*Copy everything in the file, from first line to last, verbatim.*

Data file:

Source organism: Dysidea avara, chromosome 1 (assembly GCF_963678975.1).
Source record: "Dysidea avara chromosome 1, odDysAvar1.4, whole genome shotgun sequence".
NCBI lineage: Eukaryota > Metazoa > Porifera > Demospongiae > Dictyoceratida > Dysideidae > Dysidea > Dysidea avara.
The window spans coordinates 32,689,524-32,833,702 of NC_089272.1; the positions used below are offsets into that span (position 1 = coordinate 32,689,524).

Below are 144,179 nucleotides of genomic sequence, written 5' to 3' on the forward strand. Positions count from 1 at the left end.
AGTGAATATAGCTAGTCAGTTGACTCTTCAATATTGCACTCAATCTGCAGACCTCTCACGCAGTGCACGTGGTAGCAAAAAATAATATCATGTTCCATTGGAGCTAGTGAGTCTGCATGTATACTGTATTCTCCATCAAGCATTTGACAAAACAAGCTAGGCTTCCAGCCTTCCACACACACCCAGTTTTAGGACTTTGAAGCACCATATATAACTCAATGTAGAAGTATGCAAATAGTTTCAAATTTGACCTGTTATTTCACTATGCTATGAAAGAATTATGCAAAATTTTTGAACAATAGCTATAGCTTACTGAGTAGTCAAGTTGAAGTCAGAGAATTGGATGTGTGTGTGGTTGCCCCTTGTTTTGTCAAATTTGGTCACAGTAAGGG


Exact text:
Source organism: Dysidea avara, chromosome 1 (assembly GCF_963678975.1).
Source record: "Dysidea avara chromosome 1, odDysAvar1.4, whole genome shotgun sequence".
NCBI lineage: Eukaryota > Metazoa > Porifera > Demospongiae > Dictyoceratida > Dysideidae > Dysidea > Dysidea avara.
The window spans coordinates 32,689,524-32,833,702 of NC_089272.1; the positions used below are offsets into that span (position 1 = coordinate 32,689,524).

Below are 144,179 nucleotides of genomic sequence, written 5' to 3' on the forward strand. Positions count from 1 at the left end.
AGTGAATATAGCTAGTCAGTTGACTCTTCAATATTGCACTCAATCTGCAGACCTCTCACGCAGTGCACGTGGTAGCAAAAAATAATATCATGTTCCATTGGAGCTAGTGAGTCTGCATGTATACTGTATTCTCCATCAAGCATTTGACAAAACAAGCTAGGCTTCCAGCCTTCCACACACACCCAGTTTTAGGACTTTGAAGCACCATATATAACTCAATGTAGAAGTATGCAAATAGTTTCAAATTTGACCTGTTATTTCACTATGCTATGAAAGAATTATGCAAAATTTTTGAACAATAGCTATAGCTTACTGAGTAGTCAAGTTGAAGTCAGAGAATTGGATGTGTGTGTGGTTGCCCCTTGTTTTGTCAAATTTGGTCACAGTAAGGG